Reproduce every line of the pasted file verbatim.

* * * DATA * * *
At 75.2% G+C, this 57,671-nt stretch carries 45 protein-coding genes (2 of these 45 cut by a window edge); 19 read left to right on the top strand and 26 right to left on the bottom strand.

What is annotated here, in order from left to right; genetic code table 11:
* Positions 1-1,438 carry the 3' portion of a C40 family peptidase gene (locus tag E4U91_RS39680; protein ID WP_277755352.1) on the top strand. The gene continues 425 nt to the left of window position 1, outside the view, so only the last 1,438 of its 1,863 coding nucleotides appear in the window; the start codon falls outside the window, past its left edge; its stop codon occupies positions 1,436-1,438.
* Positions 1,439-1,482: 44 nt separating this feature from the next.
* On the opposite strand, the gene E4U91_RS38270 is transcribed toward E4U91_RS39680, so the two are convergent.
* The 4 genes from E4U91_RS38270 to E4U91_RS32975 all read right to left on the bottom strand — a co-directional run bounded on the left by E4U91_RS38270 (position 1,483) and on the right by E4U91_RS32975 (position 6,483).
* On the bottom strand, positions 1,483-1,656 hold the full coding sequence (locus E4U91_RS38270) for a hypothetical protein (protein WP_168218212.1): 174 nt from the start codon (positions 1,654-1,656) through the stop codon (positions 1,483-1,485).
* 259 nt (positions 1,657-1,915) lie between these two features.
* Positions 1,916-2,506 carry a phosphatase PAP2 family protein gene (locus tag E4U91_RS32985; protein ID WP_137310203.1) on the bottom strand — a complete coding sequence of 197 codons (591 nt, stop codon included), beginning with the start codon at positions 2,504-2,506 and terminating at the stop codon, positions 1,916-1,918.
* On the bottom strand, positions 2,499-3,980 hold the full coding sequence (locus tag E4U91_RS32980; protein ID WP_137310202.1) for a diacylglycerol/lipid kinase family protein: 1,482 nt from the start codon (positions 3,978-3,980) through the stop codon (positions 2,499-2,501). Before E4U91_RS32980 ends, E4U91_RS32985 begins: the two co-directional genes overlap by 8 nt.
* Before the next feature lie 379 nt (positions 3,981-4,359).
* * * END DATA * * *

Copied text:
At 75.2% G+C, this 57,671-nt stretch carries 45 protein-coding genes (2 of these 45 cut by a window edge); 19 read left to right on the top strand and 26 right to left on the bottom strand.

What is annotated here, in order from left to right; genetic code table 11:
* Positions 1-1,438 carry the 3' portion of a C40 family peptidase gene (locus tag E4U91_RS39680; protein ID WP_277755352.1) on the top strand. The gene continues 425 nt to the left of window position 1, outside the view, so only the last 1,438 of its 1,863 coding nucleotides appear in the window; the start codon falls outside the window, past its left edge; its stop codon occupies positions 1,436-1,438.
* Positions 1,439-1,482: 44 nt separating this feature from the next.
* On the opposite strand, the gene E4U91_RS38270 is transcribed toward E4U91_RS39680, so the two are convergent.
* The 4 genes from E4U91_RS38270 to E4U91_RS32975 all read right to left on the bottom strand — a co-directional run bounded on the left by E4U91_RS38270 (position 1,483) and on the right by E4U91_RS32975 (position 6,483).
* On the bottom strand, positions 1,483-1,656 hold the full coding sequence (locus E4U91_RS38270) for a hypothetical protein (protein WP_168218212.1): 174 nt from the start codon (positions 1,654-1,656) through the stop codon (positions 1,483-1,485).
* 259 nt (positions 1,657-1,915) lie between these two features.
* Positions 1,916-2,506 carry a phosphatase PAP2 family protein gene (locus tag E4U91_RS32985; protein ID WP_137310203.1) on the bottom strand — a complete coding sequence of 197 codons (591 nt, stop codon included), beginning with the start codon at positions 2,504-2,506 and terminating at the stop codon, positions 1,916-1,918.
* On the bottom strand, positions 2,499-3,980 hold the full coding sequence (locus tag E4U91_RS32980; protein ID WP_137310202.1) for a diacylglycerol/lipid kinase family protein: 1,482 nt from the start codon (positions 3,978-3,980) through the stop codon (positions 2,499-2,501). Before E4U91_RS32980 ends, E4U91_RS32985 begins: the two co-directional genes overlap by 8 nt.
* Before the next feature lie 379 nt (positions 3,981-4,359).